Lack of association between plasma Dehydroepiandrosterone Sulfate (DHEA-S) levels and depression in hemodialysis patients: A cross-sectional study

Heng Jung Hsu, Chih Ken Chen, Cheng Cheng Hsiao, I. Wen Wu, Chiao Yin Sun, Chia Chi Chou, Chin Chan Lee, Chi Jen Tsai, Mai Szu Wu

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4 Citations (Scopus)


Objective: Depression is common in hemodialysis patients. Reduced DHEA-S levels have been shown to be associated with depression in general population. Abnormalities in hormone production and metabolism are found in hemodialysis patients. However, the association between DHEA-S levels and depression in hemodialysis patients has not been established. Method: We conducted a cross-sectional study, in which 80 patients under regular hemodialysis were studied, and their serum DHEA-S levels were analyzed. Results: The prevalence of depression in our studied hemodialysis population is 37.5% (30/80). The DHEA-S level was 1138.1 ± 1216.9 ng/mL in male patients and 502.1 ± 389.4 ng/mL in female patients. The levels were not significantly different between patients with or without depression (910.8 ± 1127.1 ng/mL vs. 769.3 ± 848.3 ng/mL, P = 0.533). As compared to the non-depressed patients, the depressed patients were more likely to be male, with lower body mass index, consuming more alcohol, and with more co-morbidity. The prevalence of depression was not associated with age, educational background, smoking, duration of dialysis, hemoglobin, albumin, CRP, ferritin, and urea clearance (Kt/V and URR). The serum DHEA-S levels exhibited significant and independent associations with age, gender, diabetes mellitus, and the levels of serum albumin. Conclusion: The study suggested a lack of association between plasma DHEA-S levels and depression in hemodialysis patients.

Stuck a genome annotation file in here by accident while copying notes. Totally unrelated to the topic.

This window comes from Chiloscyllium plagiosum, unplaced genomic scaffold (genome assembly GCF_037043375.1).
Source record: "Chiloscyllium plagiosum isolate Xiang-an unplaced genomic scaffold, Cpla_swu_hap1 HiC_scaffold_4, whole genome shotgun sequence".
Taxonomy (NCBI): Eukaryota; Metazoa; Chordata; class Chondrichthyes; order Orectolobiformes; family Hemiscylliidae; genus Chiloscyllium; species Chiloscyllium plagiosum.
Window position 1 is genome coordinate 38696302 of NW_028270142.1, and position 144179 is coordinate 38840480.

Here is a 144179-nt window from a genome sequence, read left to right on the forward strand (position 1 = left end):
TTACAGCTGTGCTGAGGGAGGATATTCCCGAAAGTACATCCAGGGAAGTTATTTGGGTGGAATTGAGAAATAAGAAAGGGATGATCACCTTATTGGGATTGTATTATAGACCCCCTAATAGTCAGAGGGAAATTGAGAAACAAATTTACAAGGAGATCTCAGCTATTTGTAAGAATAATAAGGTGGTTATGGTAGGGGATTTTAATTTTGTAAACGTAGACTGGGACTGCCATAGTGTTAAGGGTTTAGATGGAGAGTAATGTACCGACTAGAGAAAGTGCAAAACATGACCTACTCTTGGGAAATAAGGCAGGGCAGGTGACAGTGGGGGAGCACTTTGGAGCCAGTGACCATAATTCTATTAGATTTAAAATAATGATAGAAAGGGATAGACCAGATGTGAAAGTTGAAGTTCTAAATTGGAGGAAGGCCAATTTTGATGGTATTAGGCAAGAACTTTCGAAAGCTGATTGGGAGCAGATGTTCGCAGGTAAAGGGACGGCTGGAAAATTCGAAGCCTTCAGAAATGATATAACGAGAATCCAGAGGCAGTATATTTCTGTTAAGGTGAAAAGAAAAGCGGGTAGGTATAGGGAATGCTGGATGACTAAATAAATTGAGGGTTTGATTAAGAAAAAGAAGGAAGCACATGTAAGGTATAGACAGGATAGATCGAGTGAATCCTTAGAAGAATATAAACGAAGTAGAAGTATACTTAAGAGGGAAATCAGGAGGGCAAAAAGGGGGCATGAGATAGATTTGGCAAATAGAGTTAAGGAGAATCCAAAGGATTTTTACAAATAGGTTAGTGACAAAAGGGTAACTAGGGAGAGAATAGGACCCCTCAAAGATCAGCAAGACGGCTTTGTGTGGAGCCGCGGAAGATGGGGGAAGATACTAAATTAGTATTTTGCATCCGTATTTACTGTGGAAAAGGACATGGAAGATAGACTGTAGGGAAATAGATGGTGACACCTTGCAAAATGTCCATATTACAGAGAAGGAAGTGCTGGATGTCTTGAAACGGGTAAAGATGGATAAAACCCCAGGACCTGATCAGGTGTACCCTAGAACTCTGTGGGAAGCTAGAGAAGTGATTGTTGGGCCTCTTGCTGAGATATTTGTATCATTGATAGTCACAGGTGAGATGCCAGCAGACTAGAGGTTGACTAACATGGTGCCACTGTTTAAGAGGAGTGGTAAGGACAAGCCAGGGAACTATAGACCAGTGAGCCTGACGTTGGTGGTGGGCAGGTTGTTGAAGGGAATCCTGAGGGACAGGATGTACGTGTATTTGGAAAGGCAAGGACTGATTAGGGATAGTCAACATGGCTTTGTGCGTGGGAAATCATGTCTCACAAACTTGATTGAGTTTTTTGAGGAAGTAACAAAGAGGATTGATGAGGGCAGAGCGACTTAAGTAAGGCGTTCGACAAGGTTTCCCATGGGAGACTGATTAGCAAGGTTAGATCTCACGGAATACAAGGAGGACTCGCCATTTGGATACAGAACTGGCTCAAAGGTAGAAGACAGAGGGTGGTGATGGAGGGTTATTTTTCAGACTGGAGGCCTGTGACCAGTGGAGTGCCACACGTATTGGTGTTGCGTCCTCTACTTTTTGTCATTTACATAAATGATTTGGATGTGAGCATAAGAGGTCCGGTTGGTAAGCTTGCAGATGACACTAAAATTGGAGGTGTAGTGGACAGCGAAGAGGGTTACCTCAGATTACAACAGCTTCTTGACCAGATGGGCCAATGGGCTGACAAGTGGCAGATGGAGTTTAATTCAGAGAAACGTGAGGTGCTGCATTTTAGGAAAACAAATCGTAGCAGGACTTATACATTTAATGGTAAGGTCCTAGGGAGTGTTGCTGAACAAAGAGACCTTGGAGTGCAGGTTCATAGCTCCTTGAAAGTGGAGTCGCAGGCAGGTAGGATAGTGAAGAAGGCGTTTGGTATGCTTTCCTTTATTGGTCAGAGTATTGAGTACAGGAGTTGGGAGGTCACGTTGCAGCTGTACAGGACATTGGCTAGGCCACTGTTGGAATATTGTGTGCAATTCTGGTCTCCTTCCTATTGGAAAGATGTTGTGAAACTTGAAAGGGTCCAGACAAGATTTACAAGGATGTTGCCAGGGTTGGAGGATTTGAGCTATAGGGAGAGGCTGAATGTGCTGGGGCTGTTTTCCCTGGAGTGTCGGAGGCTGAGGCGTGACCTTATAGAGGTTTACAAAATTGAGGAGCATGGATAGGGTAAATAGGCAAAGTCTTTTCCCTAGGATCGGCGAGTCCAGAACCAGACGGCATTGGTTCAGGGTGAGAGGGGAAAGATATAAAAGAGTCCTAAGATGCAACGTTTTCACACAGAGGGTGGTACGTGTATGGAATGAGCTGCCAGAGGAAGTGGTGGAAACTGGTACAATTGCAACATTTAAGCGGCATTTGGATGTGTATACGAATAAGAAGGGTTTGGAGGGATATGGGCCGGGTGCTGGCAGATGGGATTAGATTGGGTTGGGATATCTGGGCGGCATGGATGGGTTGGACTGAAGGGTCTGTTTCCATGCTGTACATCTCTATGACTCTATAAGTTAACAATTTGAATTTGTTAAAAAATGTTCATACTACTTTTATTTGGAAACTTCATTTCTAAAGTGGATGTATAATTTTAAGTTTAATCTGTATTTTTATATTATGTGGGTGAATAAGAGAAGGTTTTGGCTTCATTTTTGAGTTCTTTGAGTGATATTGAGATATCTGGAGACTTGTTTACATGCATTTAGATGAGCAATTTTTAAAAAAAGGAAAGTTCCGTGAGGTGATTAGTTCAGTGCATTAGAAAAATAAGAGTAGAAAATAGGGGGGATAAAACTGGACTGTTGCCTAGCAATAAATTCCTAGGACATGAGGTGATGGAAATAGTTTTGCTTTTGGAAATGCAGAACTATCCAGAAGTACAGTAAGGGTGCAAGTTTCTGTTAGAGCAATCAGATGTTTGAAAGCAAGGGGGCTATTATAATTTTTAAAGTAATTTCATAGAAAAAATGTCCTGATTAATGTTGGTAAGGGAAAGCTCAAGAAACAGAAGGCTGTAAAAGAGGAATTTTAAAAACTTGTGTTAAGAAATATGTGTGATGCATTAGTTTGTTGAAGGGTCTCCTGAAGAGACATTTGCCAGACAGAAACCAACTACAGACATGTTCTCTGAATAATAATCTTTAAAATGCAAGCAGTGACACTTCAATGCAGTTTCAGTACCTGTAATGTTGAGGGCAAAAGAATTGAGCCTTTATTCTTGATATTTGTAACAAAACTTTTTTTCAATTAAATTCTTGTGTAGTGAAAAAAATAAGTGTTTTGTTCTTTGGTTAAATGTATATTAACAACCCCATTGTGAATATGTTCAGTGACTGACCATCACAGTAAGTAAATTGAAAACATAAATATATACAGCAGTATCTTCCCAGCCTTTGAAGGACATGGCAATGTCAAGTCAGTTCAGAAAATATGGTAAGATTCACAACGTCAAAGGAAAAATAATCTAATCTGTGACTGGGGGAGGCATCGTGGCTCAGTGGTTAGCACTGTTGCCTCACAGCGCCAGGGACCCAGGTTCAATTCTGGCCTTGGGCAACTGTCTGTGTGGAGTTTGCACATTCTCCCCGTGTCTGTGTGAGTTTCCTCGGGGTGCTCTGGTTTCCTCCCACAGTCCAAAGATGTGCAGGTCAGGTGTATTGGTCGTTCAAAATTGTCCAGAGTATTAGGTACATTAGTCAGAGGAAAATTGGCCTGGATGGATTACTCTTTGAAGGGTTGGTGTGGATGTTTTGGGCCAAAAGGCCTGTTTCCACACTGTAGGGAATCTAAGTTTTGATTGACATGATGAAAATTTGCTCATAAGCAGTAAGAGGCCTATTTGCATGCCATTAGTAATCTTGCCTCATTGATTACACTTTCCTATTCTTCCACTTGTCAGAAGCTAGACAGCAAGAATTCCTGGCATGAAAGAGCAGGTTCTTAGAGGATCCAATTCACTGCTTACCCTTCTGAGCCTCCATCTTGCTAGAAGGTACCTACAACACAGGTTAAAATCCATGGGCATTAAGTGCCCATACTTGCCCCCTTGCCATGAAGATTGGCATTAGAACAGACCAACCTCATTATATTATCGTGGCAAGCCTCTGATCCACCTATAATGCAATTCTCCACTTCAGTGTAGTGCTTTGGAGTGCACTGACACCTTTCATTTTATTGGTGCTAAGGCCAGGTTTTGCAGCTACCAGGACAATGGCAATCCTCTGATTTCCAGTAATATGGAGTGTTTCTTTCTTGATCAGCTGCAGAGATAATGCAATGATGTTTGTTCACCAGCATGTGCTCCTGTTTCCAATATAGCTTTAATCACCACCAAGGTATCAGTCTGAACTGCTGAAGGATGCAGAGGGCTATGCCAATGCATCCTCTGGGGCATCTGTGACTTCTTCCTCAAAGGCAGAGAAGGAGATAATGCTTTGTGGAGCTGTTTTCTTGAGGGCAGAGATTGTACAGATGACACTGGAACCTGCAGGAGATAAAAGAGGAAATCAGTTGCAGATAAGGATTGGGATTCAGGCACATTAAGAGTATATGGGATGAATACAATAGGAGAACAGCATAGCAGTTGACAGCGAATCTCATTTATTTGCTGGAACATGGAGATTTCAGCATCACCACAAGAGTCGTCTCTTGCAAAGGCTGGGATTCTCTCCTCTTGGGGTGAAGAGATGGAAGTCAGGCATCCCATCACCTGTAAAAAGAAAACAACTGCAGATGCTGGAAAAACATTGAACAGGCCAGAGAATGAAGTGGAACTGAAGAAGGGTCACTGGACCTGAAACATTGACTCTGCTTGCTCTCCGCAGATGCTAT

Original languageEnglish
Pages (from-to)733-739
Number of pages7
JournalExperimental Gerontology
Issue number11
Publication statusPublished - Nov 2009
Externally publishedYes



  • Depression
  • DHEA-S
  • End-stage renal disease
  • Hemodialysis
  • Steroid hormone

ASJC Scopus subject areas

  • Ageing
  • Biochemistry
  • Cell Biology
  • Endocrinology
  • Genetics
  • Molecular Biology

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